‘The Computer Ate My Homework’: How to Detect Fake Techno-Excuses

Forget about making up stories about sick relatives. There’s a new way to get around homework deadlines by sending professors corrupted documents, buying a student extra time because the professor will likely blame computer errors and take hours or days to ask for a new version. There are, however, ways to identify the frauds., a Web site developed in December as a joke, its owner says, offers unreadable Word, Excel, or PowerPoint files that appear, at first glance, to be legitimate. Students can submit them via e-mail to professors in place of real papers to get a deadline extension without late penalties. For $3.95, the site promises a “completed” assignment file will be sent to the buyer within 12 hours, to be renamed and submitted by the new owner. By the time a professor gives up on the bogus file, in theory, a student will have been able to complete the actual assignment.

“I made CF in 3 hours while watching old episodes of Seinfeld, so if any inspiration, it was George Costanza, the sad king of excuses,” the site’s owner, who didn’t want his name used, said in an e-mail message. “The site was really all just one big goof.”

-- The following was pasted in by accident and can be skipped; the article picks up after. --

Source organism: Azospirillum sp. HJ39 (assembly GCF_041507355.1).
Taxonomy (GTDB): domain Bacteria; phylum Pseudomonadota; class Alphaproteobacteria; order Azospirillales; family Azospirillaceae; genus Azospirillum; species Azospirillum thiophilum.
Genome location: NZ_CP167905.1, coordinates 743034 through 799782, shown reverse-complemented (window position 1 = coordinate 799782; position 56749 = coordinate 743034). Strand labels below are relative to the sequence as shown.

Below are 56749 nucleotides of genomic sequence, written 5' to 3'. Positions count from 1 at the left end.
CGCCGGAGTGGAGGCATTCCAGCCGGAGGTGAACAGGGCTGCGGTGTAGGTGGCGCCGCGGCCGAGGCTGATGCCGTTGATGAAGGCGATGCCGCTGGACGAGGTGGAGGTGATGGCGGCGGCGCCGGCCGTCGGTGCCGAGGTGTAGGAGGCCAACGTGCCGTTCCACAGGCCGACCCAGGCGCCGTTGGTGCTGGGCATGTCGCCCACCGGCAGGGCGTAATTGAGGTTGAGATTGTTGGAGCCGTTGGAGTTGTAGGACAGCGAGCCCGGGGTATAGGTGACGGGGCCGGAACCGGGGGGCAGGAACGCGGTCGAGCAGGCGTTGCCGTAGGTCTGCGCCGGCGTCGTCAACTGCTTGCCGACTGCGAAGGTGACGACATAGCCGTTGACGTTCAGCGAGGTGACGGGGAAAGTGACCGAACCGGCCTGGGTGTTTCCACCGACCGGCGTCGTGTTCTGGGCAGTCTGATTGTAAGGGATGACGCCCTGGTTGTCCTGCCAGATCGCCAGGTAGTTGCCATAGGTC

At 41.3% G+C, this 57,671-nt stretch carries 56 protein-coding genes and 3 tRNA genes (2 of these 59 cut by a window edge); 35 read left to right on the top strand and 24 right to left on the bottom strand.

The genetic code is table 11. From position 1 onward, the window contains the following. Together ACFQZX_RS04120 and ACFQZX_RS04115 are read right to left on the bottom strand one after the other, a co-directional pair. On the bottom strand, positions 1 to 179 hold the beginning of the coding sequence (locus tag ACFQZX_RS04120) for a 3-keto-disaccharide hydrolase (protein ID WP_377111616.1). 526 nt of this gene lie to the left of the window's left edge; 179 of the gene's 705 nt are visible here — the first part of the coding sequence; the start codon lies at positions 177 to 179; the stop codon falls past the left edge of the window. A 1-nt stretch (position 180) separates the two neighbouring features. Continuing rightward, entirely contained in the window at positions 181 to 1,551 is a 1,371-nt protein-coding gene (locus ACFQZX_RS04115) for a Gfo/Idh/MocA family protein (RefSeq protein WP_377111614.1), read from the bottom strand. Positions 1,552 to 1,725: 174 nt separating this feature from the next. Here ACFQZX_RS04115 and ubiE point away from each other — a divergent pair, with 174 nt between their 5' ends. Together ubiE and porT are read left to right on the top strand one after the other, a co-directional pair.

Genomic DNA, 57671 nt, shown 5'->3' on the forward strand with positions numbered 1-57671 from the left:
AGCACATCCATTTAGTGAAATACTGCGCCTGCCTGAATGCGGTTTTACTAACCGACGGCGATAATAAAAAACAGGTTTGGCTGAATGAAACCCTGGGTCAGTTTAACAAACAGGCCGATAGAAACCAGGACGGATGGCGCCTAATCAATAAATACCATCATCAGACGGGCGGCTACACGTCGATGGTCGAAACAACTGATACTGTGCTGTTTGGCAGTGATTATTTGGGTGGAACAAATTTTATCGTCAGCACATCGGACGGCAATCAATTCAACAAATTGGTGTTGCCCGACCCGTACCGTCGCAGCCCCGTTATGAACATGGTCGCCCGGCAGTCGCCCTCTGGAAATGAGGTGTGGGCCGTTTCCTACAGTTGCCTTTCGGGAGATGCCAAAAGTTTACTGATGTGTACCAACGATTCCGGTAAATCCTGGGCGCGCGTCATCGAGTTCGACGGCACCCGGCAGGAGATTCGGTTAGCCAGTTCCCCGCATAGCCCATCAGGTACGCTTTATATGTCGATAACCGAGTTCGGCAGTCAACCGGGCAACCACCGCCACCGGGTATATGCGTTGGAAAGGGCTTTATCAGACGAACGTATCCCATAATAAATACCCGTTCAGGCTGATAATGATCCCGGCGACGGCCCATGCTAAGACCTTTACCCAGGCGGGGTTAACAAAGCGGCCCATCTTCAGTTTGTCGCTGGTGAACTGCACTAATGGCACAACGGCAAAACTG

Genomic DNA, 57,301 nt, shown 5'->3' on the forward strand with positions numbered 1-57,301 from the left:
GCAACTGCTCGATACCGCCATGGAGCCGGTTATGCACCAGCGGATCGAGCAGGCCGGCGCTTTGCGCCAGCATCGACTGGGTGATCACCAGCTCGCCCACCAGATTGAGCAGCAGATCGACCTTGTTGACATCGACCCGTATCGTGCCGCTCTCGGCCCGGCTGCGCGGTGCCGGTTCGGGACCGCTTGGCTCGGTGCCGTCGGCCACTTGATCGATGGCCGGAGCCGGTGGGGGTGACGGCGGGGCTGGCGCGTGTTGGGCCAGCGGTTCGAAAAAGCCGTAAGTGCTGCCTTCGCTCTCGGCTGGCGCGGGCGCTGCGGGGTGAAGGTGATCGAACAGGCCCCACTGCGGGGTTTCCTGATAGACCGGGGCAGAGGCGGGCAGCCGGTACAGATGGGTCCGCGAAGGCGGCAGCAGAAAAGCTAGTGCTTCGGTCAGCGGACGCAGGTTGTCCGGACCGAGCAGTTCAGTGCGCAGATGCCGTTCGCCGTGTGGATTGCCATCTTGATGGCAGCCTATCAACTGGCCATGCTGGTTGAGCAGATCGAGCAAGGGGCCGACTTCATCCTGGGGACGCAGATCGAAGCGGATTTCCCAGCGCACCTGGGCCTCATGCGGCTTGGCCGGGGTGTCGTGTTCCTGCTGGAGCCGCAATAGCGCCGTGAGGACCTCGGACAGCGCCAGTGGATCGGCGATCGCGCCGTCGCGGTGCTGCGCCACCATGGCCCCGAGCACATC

He added that he didn’t believe his Web site promoted cheating, since its users are not plagiarizing others or using an essay mill, but just buying some extra time.

The corrupted-file idea could work, said T. Mills Kelly, an associate dean at George Mason University, because faculty members are often busy with work and grading, and used to getting an occasional corrupted file. But Mr. Kelly says it would not work with him.

“Every time a student e-mails me a paper, I open the file to make sure that it will open so I know that the paper is turned in, and if it doesn’t work, I write them on the spot: ‘You have to send me a new copy,’” he said. “If they don’t send it right away, my brain starts ticking over.”

Mr. Kelly said that by checking a document’s properties, anyone can see what computer the file was created on and on what date, as well as how many times the file has been edited.

“What are the odds that you wrote a 10-page paper 10 minutes before you e-mailed it to me, without an edit?” he asked, adding that circumventing the system by intentionally using a corrupted file was cheating. “I always recommend failure for the course.”

It seems a corrupted file purchased by The Chronicle — which had a glitch and arrived several hours late — would pass some of Mr. Kelly’s tests, but not all of them: The file’s original author was hidden, but the creation and edit dates and times were marked for the time the document was downloaded from the Web site.

After the owner of the Web site was contacted by reporters, it changed slightly. Now the comments section reads: “If you need an extension, just be honest and ask your professor before you use a corrupted file.” —Marc Beja

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